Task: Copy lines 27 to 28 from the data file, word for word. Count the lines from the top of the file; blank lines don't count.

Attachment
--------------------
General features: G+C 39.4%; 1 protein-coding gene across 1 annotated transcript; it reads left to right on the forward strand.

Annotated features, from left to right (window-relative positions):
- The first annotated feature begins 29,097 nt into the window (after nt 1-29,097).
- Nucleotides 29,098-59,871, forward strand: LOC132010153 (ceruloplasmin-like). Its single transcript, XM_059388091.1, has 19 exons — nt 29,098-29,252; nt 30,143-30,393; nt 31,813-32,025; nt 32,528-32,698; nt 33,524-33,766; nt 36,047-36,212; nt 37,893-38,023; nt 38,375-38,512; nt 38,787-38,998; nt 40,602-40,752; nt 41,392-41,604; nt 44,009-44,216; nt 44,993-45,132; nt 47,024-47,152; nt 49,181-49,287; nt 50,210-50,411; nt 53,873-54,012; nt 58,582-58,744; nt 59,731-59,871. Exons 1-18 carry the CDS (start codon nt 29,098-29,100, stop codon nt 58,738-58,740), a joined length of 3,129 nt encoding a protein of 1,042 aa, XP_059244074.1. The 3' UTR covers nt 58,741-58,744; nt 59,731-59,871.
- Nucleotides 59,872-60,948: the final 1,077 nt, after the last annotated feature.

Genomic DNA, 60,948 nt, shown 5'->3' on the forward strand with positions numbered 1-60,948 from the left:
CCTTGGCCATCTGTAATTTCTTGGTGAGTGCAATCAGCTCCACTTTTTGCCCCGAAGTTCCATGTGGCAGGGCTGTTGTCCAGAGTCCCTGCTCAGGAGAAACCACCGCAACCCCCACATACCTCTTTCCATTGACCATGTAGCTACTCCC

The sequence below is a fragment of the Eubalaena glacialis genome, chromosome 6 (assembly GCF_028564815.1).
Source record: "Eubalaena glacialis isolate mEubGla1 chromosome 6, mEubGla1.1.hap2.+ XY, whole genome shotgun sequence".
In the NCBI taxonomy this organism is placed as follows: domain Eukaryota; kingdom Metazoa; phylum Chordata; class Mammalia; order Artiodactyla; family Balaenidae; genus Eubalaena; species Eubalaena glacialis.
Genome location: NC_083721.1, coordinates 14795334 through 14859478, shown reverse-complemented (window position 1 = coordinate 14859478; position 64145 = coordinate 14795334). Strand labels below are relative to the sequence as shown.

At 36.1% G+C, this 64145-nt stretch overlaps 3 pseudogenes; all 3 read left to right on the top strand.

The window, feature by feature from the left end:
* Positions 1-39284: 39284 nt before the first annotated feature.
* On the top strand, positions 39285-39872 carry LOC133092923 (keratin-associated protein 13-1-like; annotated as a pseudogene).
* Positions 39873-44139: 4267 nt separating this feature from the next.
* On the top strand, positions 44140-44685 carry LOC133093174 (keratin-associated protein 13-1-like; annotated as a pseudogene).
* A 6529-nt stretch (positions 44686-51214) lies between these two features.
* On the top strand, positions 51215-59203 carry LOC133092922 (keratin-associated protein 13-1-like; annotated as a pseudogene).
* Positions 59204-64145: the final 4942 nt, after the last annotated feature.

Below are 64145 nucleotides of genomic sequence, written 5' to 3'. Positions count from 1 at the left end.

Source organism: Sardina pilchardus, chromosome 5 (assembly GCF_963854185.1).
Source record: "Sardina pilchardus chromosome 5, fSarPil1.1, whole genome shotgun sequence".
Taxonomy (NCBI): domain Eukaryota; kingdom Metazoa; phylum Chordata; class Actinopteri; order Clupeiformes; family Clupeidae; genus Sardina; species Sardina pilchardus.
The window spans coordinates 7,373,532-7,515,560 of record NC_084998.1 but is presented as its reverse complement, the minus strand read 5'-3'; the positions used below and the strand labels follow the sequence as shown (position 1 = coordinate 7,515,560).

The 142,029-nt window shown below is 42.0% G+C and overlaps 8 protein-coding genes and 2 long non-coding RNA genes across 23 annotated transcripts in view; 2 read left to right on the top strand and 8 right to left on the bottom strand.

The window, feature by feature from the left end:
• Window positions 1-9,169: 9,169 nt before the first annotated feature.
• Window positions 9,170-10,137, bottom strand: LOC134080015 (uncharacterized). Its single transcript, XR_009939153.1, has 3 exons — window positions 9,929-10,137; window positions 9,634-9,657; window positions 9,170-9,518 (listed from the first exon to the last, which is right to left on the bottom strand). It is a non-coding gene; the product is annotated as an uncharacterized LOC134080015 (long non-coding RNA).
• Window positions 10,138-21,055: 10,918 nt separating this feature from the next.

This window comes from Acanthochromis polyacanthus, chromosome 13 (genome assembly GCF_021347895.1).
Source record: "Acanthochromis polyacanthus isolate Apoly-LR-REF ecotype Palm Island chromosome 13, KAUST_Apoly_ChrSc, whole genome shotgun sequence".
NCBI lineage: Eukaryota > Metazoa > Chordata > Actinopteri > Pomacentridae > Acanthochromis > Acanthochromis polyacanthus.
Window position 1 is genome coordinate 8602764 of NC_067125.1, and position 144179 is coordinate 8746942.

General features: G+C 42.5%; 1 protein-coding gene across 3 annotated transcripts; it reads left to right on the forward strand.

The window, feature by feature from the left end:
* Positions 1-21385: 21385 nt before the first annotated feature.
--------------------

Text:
The window, feature by feature from the left end:
• Window positions 1-9,169: 9,169 nt before the first annotated feature.